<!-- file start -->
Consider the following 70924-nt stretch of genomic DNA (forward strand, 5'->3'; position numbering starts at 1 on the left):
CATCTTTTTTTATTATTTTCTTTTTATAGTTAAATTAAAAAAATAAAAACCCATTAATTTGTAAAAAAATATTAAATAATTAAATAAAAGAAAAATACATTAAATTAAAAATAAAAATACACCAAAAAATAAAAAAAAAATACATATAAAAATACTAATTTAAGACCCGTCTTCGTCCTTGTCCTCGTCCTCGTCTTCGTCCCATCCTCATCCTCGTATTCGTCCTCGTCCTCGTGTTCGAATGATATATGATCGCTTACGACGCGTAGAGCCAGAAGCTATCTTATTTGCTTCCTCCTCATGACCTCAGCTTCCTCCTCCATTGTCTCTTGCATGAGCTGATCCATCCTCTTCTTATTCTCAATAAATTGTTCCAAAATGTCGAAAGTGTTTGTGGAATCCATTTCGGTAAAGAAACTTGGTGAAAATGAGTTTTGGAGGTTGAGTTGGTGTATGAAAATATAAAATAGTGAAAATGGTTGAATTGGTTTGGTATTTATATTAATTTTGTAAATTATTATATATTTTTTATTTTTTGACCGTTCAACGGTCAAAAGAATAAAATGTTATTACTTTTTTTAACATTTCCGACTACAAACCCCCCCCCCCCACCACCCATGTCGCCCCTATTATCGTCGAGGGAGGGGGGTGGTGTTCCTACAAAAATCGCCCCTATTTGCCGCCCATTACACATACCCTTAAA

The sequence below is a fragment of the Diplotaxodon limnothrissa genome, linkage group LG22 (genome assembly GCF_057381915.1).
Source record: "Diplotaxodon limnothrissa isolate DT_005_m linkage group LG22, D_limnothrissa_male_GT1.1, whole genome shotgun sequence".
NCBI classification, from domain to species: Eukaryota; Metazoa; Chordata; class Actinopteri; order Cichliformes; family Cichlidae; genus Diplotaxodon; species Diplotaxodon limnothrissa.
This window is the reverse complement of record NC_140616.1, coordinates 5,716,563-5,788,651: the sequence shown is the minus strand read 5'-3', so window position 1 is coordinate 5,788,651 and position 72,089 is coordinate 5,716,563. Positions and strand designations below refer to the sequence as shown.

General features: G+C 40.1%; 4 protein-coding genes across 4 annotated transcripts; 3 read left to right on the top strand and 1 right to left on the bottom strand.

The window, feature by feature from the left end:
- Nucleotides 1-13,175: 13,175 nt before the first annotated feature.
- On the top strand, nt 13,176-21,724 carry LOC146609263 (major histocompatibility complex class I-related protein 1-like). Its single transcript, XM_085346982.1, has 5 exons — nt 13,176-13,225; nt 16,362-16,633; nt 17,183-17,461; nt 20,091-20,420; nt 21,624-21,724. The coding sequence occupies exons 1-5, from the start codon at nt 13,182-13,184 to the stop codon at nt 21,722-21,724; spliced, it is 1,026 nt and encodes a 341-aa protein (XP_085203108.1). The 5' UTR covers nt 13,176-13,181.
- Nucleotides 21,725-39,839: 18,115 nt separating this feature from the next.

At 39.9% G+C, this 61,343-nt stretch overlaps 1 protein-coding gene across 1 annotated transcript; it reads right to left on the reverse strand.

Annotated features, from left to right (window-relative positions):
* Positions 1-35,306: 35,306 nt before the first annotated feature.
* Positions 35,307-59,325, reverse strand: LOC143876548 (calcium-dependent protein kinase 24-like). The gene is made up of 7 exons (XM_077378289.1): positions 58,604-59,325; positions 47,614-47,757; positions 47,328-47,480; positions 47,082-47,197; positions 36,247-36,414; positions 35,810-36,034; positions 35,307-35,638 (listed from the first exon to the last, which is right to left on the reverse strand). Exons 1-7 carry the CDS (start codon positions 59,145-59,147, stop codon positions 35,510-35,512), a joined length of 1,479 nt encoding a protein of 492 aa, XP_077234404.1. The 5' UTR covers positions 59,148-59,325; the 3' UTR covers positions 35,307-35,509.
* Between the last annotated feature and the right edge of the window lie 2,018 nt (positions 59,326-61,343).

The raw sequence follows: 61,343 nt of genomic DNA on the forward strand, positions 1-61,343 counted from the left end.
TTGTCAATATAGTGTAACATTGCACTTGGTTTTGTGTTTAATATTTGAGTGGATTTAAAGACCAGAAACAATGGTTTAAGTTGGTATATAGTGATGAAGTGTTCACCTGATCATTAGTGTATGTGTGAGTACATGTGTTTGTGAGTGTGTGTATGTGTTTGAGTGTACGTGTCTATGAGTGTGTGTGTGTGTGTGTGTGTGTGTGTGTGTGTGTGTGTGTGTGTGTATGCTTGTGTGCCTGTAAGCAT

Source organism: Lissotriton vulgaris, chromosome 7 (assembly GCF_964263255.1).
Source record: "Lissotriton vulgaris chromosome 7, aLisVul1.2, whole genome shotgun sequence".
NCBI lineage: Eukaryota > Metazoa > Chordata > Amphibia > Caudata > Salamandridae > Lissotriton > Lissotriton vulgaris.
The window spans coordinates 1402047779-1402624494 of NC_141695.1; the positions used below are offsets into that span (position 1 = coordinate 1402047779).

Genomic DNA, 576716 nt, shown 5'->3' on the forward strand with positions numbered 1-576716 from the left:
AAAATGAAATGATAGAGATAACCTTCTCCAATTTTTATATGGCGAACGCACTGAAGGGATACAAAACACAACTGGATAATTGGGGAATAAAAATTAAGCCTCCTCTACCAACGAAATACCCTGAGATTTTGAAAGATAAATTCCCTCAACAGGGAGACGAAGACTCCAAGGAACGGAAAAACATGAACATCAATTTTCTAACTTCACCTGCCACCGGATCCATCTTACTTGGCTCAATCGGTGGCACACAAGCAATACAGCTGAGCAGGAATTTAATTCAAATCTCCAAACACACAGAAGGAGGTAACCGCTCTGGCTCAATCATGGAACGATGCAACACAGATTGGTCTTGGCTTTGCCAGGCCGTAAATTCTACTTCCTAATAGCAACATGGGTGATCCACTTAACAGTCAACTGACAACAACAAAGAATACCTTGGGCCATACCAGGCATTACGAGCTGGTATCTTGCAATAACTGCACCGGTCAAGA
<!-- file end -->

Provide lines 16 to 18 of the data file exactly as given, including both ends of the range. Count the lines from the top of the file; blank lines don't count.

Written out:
* Between the last annotated feature and the right edge of the window lie 2,018 nt (positions 59,326-61,343).

The raw sequence follows: 61,343 nt of genomic DNA on the forward strand, positions 1-61,343 counted from the left end.
TTGTCAATATAGTGTAACATTGCACTTGGTTTTGTGTTTAATATTTGAGTGGATTTAAAGACCAGAAACAATGGTTTAAGTTGGTATATAGTGATGAAGTGTTCACCTGATCATTAGTGTATGTGTGAGTACATGTGTTTGTGAGTGTGTGTATGTGTTTGAGTGTACGTGTCTATGAGTGTGTGTGTGTGTGTGTGTGTGTGTGTGTGTGTGTGTGTGTGTGTGTATGCTTGTGTGCCTGTAAGCAT